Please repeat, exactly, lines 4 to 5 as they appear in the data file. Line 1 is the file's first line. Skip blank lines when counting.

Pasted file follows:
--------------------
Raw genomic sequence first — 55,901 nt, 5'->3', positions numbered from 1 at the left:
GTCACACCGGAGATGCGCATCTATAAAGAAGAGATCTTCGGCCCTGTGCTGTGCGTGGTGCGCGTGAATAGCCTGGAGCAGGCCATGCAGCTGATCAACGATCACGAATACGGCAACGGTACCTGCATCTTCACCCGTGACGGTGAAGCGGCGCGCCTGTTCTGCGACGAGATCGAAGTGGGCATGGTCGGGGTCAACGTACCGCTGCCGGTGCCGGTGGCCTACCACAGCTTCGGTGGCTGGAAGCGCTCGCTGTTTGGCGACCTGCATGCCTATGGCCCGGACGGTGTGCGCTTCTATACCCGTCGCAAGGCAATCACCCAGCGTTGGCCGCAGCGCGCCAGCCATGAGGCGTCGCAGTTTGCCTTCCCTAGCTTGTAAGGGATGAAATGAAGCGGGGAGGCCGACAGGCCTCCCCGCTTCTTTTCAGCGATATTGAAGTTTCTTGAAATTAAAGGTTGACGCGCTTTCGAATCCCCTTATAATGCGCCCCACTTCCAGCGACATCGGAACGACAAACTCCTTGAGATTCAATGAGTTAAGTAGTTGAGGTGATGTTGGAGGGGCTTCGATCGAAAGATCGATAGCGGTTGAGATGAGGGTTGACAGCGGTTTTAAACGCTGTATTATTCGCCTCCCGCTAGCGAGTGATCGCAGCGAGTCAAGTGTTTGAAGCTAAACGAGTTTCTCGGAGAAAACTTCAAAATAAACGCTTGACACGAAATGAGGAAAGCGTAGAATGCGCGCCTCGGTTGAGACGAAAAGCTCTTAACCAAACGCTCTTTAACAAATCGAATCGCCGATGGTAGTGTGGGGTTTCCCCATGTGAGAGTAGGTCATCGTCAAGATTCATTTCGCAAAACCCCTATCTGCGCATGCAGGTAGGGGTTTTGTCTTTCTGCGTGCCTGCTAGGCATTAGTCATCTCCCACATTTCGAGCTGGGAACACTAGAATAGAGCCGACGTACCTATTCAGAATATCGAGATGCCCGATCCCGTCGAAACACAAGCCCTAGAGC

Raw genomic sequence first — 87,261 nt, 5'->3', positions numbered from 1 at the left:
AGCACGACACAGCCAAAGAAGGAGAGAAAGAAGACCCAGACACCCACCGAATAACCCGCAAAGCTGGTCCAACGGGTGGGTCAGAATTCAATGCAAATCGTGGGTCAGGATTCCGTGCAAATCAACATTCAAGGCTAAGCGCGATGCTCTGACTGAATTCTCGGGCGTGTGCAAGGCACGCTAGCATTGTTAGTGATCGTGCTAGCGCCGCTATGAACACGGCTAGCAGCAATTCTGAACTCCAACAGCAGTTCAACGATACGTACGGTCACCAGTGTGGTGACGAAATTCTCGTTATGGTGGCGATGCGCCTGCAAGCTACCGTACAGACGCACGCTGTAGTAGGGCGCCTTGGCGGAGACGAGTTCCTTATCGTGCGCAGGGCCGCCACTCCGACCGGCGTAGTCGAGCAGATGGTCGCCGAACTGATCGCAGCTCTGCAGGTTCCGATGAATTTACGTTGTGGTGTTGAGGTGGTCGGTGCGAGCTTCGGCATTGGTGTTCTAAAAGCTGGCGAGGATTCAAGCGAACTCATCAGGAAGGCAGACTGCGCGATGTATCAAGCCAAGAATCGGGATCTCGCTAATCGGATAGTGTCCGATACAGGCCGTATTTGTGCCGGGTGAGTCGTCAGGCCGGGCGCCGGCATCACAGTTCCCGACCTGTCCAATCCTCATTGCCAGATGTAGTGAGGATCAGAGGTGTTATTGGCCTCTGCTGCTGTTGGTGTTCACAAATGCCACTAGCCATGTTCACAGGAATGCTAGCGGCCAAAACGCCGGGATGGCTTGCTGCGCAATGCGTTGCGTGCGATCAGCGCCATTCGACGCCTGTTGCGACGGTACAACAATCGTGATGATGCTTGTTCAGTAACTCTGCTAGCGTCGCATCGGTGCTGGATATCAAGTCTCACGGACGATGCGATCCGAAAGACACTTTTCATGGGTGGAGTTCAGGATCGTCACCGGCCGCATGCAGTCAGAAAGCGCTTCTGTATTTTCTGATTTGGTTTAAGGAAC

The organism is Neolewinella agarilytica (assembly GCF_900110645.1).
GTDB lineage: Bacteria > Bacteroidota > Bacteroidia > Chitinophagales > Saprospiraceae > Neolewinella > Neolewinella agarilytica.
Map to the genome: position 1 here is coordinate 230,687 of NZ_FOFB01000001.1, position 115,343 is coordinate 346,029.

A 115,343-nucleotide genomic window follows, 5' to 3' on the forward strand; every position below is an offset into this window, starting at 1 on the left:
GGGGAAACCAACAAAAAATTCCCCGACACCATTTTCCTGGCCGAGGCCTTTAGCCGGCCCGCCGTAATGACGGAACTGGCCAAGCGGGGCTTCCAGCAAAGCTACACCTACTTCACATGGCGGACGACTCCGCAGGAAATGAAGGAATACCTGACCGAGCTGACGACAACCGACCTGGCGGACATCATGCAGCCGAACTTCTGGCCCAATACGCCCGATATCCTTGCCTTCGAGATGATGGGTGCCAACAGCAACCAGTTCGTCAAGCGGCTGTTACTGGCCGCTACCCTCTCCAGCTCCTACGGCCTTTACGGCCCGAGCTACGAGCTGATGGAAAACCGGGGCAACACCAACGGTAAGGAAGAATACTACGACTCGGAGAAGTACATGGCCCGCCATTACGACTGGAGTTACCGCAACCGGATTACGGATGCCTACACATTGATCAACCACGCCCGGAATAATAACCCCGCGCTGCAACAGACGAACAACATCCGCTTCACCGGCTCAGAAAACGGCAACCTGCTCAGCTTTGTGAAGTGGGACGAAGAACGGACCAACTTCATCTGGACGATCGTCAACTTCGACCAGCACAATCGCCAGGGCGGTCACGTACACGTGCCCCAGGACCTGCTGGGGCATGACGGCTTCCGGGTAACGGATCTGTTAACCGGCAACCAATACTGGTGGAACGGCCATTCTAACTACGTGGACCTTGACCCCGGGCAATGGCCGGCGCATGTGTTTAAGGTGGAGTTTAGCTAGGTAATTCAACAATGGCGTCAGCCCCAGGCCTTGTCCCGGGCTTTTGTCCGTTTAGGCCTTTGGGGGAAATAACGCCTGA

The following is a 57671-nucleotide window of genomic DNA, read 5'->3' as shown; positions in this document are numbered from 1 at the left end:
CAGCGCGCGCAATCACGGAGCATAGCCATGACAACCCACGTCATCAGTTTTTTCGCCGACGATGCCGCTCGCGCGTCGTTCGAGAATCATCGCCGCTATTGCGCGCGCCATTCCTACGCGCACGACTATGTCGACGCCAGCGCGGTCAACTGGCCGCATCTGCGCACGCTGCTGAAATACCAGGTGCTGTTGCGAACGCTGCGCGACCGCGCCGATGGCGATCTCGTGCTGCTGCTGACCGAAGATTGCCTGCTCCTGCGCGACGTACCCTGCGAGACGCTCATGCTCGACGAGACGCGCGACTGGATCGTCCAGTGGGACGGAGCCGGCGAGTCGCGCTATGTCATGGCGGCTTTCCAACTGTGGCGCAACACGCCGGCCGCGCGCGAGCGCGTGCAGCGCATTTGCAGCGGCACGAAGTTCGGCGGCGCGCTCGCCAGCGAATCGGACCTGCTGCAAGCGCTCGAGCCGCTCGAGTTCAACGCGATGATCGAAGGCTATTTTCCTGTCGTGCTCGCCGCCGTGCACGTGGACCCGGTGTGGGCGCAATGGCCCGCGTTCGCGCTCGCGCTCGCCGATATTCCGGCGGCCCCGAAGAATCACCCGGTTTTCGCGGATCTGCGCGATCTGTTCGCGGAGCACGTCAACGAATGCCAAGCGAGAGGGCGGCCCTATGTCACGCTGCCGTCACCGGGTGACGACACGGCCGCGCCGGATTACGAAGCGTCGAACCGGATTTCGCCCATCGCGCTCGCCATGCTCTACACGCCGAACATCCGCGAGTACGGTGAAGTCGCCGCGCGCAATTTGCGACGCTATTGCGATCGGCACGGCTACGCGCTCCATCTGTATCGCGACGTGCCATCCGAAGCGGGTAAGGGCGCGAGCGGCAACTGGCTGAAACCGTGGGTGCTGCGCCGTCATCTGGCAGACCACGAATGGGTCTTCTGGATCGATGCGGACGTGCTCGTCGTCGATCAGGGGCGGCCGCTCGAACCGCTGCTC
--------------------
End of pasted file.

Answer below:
AGCACGACACAGCCAAAGAAGGAGAGAAAGAAGACCCAGACACCCACCGAATAACCCGCAAAGCTGGTCCAACGGGTGGGTCAGAATTCAATGCAAATCGTGGGTCAGGATTCCGTGCAAATCAACATTCAAGGCTAAGCGCGATGCTCTGACTGAATTCTCGGGCGTGTGCAAGGCACGCTAGCATTGTTAGTGATCGTGCTAGCGCCGCTATGAACACGGCTAGCAGCAATTCTGAACTCCAACAGCAGTTCAACGATACGTACGGTCACCAGTGTGGTGACGAAATTCTCGTTATGGTGGCGATGCGCCTGCAAGCTACCGTACAGACGCACGCTGTAGTAGGGCGCCTTGGCGGAGACGAGTTCCTTATCGTGCGCAGGGCCGCCACTCCGACCGGCGTAGTCGAGCAGATGGTCGCCGAACTGATCGCAGCTCTGCAGGTTCCGATGAATTTACGTTGTGGTGTTGAGGTGGTCGGTGCGAGCTTCGGCATTGGTGTTCTAAAAGCTGGCGAGGATTCAAGCGAACTCATCAGGAAGGCAGACTGCGCGATGTATCAAGCCAAGAATCGGGATCTCGCTAATCGGATAGTGTCCGATACAGGCCGTATTTGTGCCGGGTGAGTCGTCAGGCCGGGCGCCGGCATCACAGTTCCCGACCTGTCCAATCCTCATTGCCAGATGTAGTGAGGATCAGAGGTGTTATTGGCCTCTGCTGCTGTTGGTGTTCACAAATGCCACTAGCCATGTTCACAGGAATGCTAGCGGCCAAAACGCCGGGATGGCTTGCTGCGCAATGCGTTGCGTGCGATCAGCGCCATTCGACGCCTGTTGCGACGGTACAACAATCGTGATGATGCTTGTTCAGTAACTCTGCTAGCGTCGCATCGGTGCTGGATATCAAGTCTCACGGACGATGCGATCCGAAAGACACTTTTCATGGGTGGAGTTCAGGATCGTCACCGGCCGCATGCAGTCAGAAAGCGCTTCTGTATTTTCTGATTTGGTTTAAGGAAC

The organism is Neolewinella agarilytica (assembly GCF_900110645.1).